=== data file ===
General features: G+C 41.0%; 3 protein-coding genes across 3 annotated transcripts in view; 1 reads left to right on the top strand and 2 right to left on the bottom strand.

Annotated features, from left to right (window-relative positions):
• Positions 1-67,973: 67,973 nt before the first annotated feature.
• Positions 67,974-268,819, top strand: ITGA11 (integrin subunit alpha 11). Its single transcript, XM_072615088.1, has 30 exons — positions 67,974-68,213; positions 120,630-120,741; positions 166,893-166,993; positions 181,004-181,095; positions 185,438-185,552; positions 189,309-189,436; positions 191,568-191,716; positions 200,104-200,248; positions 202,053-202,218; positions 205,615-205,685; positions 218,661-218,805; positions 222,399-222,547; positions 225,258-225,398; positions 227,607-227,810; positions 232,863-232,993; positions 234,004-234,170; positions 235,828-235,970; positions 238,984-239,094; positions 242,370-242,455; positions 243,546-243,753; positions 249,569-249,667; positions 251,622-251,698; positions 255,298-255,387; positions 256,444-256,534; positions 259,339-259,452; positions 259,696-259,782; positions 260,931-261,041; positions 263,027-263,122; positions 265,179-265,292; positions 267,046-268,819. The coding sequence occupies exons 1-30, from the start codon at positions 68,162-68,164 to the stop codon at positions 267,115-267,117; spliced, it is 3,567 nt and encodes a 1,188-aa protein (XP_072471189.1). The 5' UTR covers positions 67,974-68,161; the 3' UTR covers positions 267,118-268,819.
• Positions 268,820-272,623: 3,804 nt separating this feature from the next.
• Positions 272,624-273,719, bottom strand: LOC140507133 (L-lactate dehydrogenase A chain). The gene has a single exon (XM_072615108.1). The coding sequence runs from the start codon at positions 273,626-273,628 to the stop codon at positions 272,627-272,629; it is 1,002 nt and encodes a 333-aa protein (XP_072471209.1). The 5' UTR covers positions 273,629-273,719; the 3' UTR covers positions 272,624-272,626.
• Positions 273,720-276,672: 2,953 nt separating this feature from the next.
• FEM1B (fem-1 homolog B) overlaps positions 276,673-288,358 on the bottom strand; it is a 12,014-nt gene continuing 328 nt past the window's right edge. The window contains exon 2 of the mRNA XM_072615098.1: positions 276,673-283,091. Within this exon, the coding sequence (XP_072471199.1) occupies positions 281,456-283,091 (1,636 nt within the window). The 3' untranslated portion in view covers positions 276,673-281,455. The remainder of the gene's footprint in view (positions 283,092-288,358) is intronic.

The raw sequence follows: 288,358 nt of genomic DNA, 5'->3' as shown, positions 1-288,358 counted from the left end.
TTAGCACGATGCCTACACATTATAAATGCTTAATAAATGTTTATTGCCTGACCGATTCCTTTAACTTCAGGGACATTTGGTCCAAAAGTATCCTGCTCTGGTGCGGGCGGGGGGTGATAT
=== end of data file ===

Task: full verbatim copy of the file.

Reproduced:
General features: G+C 41.0%; 3 protein-coding genes across 3 annotated transcripts in view; 1 reads left to right on the top strand and 2 right to left on the bottom strand.

Annotated features, from left to right (window-relative positions):
• Positions 1-67,973: 67,973 nt before the first annotated feature.
• Positions 67,974-268,819, top strand: ITGA11 (integrin subunit alpha 11). Its single transcript, XM_072615088.1, has 30 exons — positions 67,974-68,213; positions 120,630-120,741; positions 166,893-166,993; positions 181,004-181,095; positions 185,438-185,552; positions 189,309-189,436; positions 191,568-191,716; positions 200,104-200,248; positions 202,053-202,218; positions 205,615-205,685; positions 218,661-218,805; positions 222,399-222,547; positions 225,258-225,398; positions 227,607-227,810; positions 232,863-232,993; positions 234,004-234,170; positions 235,828-235,970; positions 238,984-239,094; positions 242,370-242,455; positions 243,546-243,753; positions 249,569-249,667; positions 251,622-251,698; positions 255,298-255,387; positions 256,444-256,534; positions 259,339-259,452; positions 259,696-259,782; positions 260,931-261,041; positions 263,027-263,122; positions 265,179-265,292; positions 267,046-268,819. The coding sequence occupies exons 1-30, from the start codon at positions 68,162-68,164 to the stop codon at positions 267,115-267,117; spliced, it is 3,567 nt and encodes a 1,188-aa protein (XP_072471189.1). The 5' UTR covers positions 67,974-68,161; the 3' UTR covers positions 267,118-268,819.
• Positions 268,820-272,623: 3,804 nt separating this feature from the next.
• Positions 272,624-273,719, bottom strand: LOC140507133 (L-lactate dehydrogenase A chain). The gene has a single exon (XM_072615108.1). The coding sequence runs from the start codon at positions 273,626-273,628 to the stop codon at positions 272,627-272,629; it is 1,002 nt and encodes a 333-aa protein (XP_072471209.1). The 5' UTR covers positions 273,629-273,719; the 3' UTR covers positions 272,624-272,626.
• Positions 273,720-276,672: 2,953 nt separating this feature from the next.
• FEM1B (fem-1 homolog B) overlaps positions 276,673-288,358 on the bottom strand; it is a 12,014-nt gene continuing 328 nt past the window's right edge. The window contains exon 2 of the mRNA XM_072615098.1: positions 276,673-283,091. Within this exon, the coding sequence (XP_072471199.1) occupies positions 281,456-283,091 (1,636 nt within the window). The 3' untranslated portion in view covers positions 276,673-281,455. The remainder of the gene's footprint in view (positions 283,092-288,358) is intronic.

The raw sequence follows: 288,358 nt of genomic DNA, 5'->3' as shown, positions 1-288,358 counted from the left end.
TTAGCACGATGCCTACACATTATAAATGCTTAATAAATGTTTATTGCCTGACCGATTCCTTTAACTTCAGGGACATTTGGTCCAAAAGTATCCTGCTCTGGTGCGGGCGGGGGGTGATAT